Director's Blog

  • Honoring the Past and Enhancing the Future: A Conversation with Director Ian Wardropper

    Director Ian Wardropper (along with Publications Editor Rebecca Brooke), discusses the Frick’s plans to upgrade and expand its buildings, the institution’s first comprehensive upgrade since 1935. 

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  • Winter 2018

    Director Ian Wardropper looks ahead to programs of the coming months and discusses the Frick’s inclusion in Apollo Magazine’s “best of 2017” awards. 

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  • Fall 2017

    Director Ian Wardropper discusses current and upcoming exhibitions, including Murillo: The Self-Portraits.

  • Margot Bogert Retires as Board Chair

    Director Ian Wardropper thanks Margot Bogert, who recently retired as Chair of the Board of Trustees after twelve years.

  • Winter 2017

    Director Ian Wardropper looks ahead to upcoming events, including programs that celebrate the tenth anniversary of the Center for the History of Collecting.

  • Du Paquier Porcelain from Vienna: The Generous Gift of Melinda and Paul Sullivan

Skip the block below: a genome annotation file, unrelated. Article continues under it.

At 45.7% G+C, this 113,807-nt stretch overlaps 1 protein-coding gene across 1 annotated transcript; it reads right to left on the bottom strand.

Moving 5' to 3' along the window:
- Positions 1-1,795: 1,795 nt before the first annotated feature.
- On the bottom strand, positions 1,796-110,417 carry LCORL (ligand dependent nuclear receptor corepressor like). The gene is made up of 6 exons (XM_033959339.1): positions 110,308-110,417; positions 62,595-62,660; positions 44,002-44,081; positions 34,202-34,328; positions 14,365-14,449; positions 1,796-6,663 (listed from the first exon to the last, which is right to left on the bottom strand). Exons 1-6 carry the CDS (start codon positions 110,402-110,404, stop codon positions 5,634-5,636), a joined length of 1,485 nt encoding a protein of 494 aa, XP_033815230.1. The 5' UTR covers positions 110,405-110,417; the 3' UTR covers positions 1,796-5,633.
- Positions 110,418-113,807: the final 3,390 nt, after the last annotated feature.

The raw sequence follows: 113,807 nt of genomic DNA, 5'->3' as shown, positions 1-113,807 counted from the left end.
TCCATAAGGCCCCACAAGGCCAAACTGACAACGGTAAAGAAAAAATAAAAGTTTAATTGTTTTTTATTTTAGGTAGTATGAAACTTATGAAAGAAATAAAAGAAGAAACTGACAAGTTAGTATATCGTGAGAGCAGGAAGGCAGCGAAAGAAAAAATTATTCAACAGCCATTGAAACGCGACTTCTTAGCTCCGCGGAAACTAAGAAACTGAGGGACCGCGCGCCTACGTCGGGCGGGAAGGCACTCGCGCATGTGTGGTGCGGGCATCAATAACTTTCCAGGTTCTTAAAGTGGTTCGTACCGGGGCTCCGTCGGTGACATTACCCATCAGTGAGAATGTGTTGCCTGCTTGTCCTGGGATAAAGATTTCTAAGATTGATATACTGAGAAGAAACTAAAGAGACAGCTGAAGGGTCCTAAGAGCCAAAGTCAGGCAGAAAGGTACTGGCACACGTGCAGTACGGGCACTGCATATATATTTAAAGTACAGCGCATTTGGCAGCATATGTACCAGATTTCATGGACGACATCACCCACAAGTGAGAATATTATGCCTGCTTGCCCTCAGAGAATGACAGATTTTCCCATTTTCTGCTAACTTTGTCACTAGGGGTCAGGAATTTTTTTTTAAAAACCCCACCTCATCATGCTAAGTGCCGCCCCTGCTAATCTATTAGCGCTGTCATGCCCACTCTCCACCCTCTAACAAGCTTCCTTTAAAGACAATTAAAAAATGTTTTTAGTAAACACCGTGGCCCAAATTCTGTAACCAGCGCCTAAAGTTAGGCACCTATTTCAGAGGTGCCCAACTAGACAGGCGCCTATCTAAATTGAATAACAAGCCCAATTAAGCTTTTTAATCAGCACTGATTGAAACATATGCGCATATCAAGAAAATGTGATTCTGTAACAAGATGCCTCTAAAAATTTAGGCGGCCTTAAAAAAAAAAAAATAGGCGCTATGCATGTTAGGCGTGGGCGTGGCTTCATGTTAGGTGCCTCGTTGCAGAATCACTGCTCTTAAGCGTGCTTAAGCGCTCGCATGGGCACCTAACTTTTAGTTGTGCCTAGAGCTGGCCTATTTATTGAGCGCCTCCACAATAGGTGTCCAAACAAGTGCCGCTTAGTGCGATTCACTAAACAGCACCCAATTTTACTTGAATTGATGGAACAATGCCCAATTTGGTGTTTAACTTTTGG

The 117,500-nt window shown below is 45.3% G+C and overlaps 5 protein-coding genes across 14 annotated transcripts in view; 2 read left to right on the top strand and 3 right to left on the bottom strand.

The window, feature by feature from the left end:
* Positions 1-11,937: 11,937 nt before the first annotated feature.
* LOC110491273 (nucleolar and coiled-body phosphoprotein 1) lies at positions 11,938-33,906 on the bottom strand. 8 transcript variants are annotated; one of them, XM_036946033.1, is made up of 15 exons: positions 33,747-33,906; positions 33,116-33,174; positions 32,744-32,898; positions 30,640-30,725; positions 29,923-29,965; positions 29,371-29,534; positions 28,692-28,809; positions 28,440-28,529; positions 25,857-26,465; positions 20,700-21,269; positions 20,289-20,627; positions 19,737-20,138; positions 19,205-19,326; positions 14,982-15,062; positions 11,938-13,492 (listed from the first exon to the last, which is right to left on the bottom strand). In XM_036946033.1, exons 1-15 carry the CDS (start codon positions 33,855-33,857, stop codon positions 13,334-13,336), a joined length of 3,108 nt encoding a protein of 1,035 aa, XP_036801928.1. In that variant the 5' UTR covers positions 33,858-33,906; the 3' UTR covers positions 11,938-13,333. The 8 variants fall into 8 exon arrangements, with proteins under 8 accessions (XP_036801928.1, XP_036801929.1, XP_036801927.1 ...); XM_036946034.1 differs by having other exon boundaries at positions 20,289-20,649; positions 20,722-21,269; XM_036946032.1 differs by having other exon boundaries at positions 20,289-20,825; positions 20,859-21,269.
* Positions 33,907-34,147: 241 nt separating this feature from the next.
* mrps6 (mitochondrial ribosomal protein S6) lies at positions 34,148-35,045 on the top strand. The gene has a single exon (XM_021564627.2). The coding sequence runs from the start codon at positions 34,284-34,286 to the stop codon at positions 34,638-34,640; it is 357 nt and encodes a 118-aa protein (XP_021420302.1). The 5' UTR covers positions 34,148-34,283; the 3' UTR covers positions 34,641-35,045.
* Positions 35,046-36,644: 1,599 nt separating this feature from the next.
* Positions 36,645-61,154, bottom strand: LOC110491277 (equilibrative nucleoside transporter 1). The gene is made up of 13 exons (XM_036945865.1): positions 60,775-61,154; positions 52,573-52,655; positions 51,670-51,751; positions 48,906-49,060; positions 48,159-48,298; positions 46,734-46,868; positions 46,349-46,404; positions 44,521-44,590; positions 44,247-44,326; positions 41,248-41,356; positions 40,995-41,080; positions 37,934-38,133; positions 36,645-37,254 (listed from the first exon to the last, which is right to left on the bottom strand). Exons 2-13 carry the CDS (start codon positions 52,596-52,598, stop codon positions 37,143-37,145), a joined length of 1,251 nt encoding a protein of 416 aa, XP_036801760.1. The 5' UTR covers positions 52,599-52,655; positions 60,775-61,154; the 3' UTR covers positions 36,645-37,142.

Director Ian Wardropper discusses a wonderful acquisition of work by the Du Paquier Porcelain Manufactory.

  • Summer 2016

    Director Ian Wardropper discusses the evolution of the collection, including recent acquisitions.

  • Winter 2016

    The Director looks ahead at the coming months and discusses an innovative education collaboration with the Ghetto Film School.

  • Fall 2015

    In 1916, Henry Clay Frick converted his private office at his home on Fifth Avenue into a gallery for the collection of Limoges enamels that he had purchased from the estate of J. Pierpont Morgan for the then-staggering sum of $1,157,500. What was so compelling about these delicate, jewel-like objects that Frick paid such a high price and was willing to sacrifice his sanctuary for their...

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  • Spring/Summer 2015

    This summer, the Frick offers a variety of special exhibitions that I hope will prompt you to visit our galleries. Frederic Leighton’s striking Flaming June, from the Museo de Arte de Ponce in Puerto Rico, hangs in the Oval Room, the first time in thirty-five years that the painting has been shown in New York.